Lead paint clearance testing and abatement is becoming an increasingly important topic for remodelers as government requirements to control the hazard intensify. On April 22, 2010, federal law will require that contractors performing renovation, repair and painting projects that disturb lead-based paint in homes, childcare facilities and schools built before 1978 must be certified and follow specific work practices to prevent lead contamination.
“The Lead RRP rule comes into effect anytime 6 sq. ft. of a painted surface will be disturbed inside or outside a home,” says Ada Duffy, CR, CLC, spokesperson for Milwaukee Lead/Asbestos Information Center, Inc. “When that criterion is met, it will be required that one person per crew be a certified renovator to handle the lead paint cleanup properly. In addition, that certified renovator has to work for a certified firm.”
Currently the one-day Lead Safe Work certification program is administered through the EPA. States will also be able to carry out the program as they apply for the state to do so. Beyond being certified, the responsibilities of certified remodelers include the following.
- Training the entire crew on proper removal practices
- To be present and to facilitate the posting of appropriate signage
- Hand out the informational pamphlet no more that 60 days before the renovation work and obtain written acknowledgement that the occupant has received it
- To ensure that proper containment aids are being set up
- Make certain that lead safe work practices are implemented
- To be present on-site at all times during cleanup
- Perform the cleaning verification at the end of the process
- Keep accurate records of the entire process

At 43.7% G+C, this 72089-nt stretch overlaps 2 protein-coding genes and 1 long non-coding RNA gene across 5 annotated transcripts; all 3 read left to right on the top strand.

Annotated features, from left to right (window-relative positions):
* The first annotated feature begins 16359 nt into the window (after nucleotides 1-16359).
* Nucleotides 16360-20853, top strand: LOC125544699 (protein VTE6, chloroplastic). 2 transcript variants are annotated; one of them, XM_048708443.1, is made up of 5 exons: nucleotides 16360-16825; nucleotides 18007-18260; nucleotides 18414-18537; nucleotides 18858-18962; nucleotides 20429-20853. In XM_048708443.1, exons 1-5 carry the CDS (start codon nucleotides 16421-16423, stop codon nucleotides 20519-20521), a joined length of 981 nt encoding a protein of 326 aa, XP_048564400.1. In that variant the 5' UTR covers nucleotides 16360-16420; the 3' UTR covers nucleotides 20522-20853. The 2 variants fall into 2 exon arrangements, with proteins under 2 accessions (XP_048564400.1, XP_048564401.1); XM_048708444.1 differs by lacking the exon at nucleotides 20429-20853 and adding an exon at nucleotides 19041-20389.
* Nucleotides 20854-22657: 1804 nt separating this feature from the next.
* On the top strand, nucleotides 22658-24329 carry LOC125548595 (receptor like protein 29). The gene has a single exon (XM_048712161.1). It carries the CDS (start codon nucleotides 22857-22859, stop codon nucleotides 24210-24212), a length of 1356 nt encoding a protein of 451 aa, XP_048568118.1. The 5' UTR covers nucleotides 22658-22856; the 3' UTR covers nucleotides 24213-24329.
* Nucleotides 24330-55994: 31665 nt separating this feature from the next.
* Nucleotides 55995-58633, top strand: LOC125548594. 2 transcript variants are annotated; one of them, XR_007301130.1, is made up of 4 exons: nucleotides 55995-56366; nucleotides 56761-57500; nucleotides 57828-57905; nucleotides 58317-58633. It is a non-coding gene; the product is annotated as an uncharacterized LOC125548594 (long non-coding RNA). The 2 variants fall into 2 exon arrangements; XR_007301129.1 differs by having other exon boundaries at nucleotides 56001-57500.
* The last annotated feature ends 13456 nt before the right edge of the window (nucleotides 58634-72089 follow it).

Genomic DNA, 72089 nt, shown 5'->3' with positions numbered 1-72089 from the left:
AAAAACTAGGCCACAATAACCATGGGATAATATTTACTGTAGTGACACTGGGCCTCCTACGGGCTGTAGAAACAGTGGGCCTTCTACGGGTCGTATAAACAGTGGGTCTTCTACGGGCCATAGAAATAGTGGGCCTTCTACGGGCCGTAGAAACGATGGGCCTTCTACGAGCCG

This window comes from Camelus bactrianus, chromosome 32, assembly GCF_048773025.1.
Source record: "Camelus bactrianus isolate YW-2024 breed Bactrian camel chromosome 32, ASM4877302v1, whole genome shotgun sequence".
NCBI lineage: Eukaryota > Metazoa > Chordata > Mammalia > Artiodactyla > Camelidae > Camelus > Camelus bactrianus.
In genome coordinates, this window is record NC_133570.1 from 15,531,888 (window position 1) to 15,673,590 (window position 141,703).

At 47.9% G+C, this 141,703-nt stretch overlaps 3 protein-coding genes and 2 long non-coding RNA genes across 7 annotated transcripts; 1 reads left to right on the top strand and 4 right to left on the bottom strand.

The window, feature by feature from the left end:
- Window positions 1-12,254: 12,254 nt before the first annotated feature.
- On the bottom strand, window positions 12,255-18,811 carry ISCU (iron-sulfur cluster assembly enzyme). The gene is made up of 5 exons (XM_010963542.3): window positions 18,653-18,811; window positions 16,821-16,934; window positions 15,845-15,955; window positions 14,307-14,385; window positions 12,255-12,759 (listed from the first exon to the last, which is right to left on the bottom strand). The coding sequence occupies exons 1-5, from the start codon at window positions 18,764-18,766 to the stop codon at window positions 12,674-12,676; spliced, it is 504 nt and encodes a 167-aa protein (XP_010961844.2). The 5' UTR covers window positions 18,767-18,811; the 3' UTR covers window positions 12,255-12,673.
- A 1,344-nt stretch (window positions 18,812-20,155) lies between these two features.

If performing interior renovations, it is important to remove all objects from the work area. Any objects that can’t be removed should be appropriately covered with plastic. All duct openings in the work area should also be closed and covered. Plastic sheeting should be used to shield all doors, windows and floor surface including carpet. Precautions should also be taken to ensure all personnel, tools and other items are free of dust before leaving the work area.
When carrying out an exterior project, all doors and windows within 20 ft. of the renovation should be closed. Doors that will be used within the work zone while the job is being performed require plastic sheeting. To avoid contamination, plastic sheeting needs to cover the ground in the area being worked on and extend 10 ft. from the zone.
The main focus at the end of the job is to make sure that everything was cleaned up adequately. That means eliminating the dust that was possibly created. During cleanup all paint chips and debris must be collected, all protective sheeting should be removed, and a HEPA vacuum with a beater bar attachment is required for carpeted floors. Waste must be contained to prevent releases of dust and debris during and after the cleanup.
Additionally, for interior cleanup, all objects in the work area and within 2 ft. of the work area must be cleaned. For walls, cleaning should start at the ceiling working down using a HEPA vacuum or wiping with a damp cloth.
Remaining surfaces should be cleaned thoroughly with a HEPA vacuum or damp cloth as well. During the cleaning verification process, windowsills, the floor and countertops are all areas that will have to be inspected before the project can be reopened.
“Rather than looking at this as an inconvenience from more regulation, it’s actually going to result in the safety of workers and homeowners and perhaps a better sales tool for remodelers,” explains Duffy. “Homeowners may be more inclined to hire a qualified remodeler rather than someone who doesn’t work lead safe. This could result in more projects for remodelers who are certified as homeowners decide not to take on the task themselves.”
Until this rule goes into effect, the EPA recommends anyone performing renovation, repair and painting projects that could disturb lead-based paint in pre-1978 homes, childcare facilities and schools follow lead-safe work practices. The contractor should follow these three simple procedures: Contain the work area, minimize dust and clean up thoroughly.
For additional information on this new rule and all Lead Safe removal practices please visit these sites:
Information on the EPA Lead program: www.epa.gov/lead
Information on the Lead Safe rule: www.epa.gov/lead/pubs/renovation.htm
Application information on certifying a firm: www.epa/gov/lead/pubs/toolkits.htm
To locate certified training firms: www.epa.gov/lead/pubs/trainingproviders.htm
For a calendar that lists when and where training classes are scheduled: www.nchh.org/training/calendar.aspx